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Labour’s Parliamentary Candidate for Sutton and Cheam, Emily Brothers is supporting national Road Safety Week, 17-23 November 2014, by calling on the Government and people in Sutton and Cheam to ‘look out for each other.’
Road Safety Week, coordinated by the road safety charity Brake, is the UK’s leading event to promote safer road use. This year Road Safety Week calls on all road users to “look out for each other” to help stop the five deaths that still happen every day on UK roads, but particularly to protect people cycling and walking. It will be supported by a week of increased police enforcement coordinated by the Association of Chief Police Officers.
This awareness raising campaign is being rolled out only days after five teenagers were involved in a fatal road accident in the Doncaster area.
After years of consistent progress in reducing deaths and serious injuries, sharp increases in the past two quarters in 2014 have alarmed road safety experts and campaigners. Government figures released in October 2014 showed that deaths and serious injuries on the roads rose by 4% in the first quarter of the year, compared to 2013. Cyclist casualties rose by 18% in comparison with last spring.



Photograph – Emily Standing by Roundabout on Sutton Common Road

Ms Brothers cited examples of accidents black spots that haven’t been resolved locally. She expressed concern that the local authority hadn’t been responsive to resident’s worries about traffic not paying sufficient respect to the zebra crossing on Malden Road alongside Cheam Park, as well as driver’s confusion over the purpose of the roundabout on Sutton Common Road. However, Ms Brothers was pleased to note that Transport for London are now accelerating plans for a new pelican crossing on Malden Road alongside Cheam Park.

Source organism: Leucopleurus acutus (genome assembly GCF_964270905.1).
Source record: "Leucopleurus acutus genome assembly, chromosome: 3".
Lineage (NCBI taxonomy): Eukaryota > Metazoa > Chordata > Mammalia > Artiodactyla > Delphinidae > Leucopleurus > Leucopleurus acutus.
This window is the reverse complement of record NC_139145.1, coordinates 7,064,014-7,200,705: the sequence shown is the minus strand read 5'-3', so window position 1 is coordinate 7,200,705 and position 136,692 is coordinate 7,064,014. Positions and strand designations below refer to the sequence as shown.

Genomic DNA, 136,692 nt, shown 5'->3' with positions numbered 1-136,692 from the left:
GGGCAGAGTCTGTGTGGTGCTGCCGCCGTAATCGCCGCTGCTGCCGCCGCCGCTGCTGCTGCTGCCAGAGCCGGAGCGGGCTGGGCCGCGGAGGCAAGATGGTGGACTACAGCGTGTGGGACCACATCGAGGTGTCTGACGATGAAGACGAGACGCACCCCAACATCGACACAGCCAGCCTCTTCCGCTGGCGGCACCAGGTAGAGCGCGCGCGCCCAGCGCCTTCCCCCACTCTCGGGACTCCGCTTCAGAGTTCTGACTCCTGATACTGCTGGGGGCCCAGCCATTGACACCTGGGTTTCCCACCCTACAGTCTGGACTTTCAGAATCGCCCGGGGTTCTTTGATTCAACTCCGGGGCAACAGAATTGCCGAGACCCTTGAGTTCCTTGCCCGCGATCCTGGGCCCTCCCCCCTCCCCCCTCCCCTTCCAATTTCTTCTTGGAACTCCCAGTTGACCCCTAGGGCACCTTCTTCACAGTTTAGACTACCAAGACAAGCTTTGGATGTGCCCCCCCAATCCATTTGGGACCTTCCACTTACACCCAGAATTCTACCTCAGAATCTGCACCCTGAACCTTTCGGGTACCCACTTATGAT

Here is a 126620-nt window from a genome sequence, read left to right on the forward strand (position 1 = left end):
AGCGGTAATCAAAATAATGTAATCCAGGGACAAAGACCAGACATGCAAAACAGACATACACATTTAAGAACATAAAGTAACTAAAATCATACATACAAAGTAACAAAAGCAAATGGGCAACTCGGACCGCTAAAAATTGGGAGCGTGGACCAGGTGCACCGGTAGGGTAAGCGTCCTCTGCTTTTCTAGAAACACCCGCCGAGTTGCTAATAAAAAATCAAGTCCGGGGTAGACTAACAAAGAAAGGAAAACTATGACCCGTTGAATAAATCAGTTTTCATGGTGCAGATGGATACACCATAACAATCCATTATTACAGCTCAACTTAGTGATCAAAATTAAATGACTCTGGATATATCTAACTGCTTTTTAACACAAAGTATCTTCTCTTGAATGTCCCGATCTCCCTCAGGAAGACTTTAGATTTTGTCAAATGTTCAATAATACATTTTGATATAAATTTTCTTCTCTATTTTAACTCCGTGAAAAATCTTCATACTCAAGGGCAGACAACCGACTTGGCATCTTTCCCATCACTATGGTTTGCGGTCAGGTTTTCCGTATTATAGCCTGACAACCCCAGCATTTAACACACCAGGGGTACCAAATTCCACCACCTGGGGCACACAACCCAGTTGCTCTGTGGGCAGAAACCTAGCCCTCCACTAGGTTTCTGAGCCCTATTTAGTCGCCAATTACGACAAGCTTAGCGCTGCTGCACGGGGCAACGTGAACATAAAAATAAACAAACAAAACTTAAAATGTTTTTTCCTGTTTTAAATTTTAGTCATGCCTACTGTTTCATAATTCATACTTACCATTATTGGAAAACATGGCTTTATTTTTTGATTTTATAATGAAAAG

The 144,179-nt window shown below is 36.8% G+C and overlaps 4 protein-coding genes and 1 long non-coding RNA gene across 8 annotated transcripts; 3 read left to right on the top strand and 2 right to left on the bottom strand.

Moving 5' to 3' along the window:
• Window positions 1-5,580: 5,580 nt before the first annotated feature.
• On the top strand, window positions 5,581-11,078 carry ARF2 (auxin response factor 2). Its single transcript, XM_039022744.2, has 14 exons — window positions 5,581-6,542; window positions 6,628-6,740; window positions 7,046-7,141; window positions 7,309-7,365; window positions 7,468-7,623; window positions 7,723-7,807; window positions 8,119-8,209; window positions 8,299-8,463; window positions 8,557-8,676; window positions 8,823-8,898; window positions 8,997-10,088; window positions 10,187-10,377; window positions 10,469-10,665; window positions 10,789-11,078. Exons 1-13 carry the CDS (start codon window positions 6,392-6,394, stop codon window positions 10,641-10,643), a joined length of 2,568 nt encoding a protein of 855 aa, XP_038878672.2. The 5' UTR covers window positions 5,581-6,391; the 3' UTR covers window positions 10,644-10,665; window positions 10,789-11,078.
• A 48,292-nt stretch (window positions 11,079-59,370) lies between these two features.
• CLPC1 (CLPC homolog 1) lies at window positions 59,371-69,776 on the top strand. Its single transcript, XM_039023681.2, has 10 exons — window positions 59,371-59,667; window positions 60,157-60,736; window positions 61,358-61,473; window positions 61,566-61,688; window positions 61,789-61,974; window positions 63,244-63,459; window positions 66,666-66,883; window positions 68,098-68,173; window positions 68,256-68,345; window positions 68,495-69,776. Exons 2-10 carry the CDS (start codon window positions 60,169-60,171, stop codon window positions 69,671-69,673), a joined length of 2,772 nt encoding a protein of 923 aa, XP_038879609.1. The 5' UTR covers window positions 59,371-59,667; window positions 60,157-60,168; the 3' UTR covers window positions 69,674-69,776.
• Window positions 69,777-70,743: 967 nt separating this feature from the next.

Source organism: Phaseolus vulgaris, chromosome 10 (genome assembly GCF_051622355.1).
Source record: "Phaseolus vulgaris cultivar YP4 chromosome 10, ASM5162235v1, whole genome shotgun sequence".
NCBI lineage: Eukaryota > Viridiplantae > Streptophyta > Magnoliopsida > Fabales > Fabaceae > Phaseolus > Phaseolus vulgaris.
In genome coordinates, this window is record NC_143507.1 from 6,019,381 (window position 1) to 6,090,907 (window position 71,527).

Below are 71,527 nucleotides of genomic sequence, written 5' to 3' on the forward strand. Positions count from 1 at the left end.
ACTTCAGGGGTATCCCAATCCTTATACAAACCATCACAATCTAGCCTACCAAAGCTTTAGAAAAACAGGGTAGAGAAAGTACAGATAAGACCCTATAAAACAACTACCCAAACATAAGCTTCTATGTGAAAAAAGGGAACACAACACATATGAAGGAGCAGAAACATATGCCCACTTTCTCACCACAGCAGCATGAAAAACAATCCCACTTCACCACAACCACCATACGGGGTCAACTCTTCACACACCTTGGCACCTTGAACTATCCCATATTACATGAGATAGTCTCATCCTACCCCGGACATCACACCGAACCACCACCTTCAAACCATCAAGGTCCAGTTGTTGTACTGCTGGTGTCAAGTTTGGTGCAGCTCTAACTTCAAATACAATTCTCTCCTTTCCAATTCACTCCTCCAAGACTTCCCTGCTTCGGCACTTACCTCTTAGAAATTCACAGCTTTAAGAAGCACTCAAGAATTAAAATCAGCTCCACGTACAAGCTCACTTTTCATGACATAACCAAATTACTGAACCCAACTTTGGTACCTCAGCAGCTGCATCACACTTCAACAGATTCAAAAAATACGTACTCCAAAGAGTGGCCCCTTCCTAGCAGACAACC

Photograph – Emily Standing by Malden Road Zebra Crossing Alongside Cheam Park



Emily Brothers is alarmed by the spread of shared spaces – areas and crossings that mix pedestrians with road users. As a blind person herself, Ms Brothers is very aware of the dangers that arise from the removal of kerbs, as she is unable to distinguish between the road and pavement.


Photograph – Emily Standing on Corner Without Kerb Near Iceland in Worcester Park

Ms Brothers is calling on the Government to end complacency on road safety and restore targets to reduce deaths and serious injuries on the roads. She said:
“This Road Safety Week I am calling on people in Sutton and Cheam to look out for each other. Whether you be a pedestrian, cyclist or motorist, we all need to respect each other on the roads.
“Worrying increases in deaths and serious injuries on our roads this year show why we cannot take safety for granted. Five people are still killed on Britain’s roads every day and each one is a tragedy.
“This Road Safety Week it is time the Government ended their complacency on road safety and reversed their out of touch decision to axe targets to cut the number of people killed or seriously injured on our roads.”
Richard Burden MP, Labour’s Shadow Roads Minister said:
“What gets measured gets done. Ministers must admit that it was wrong to scrap targets to cut deaths and serious injuries on the roads, which drove real progress in road safety.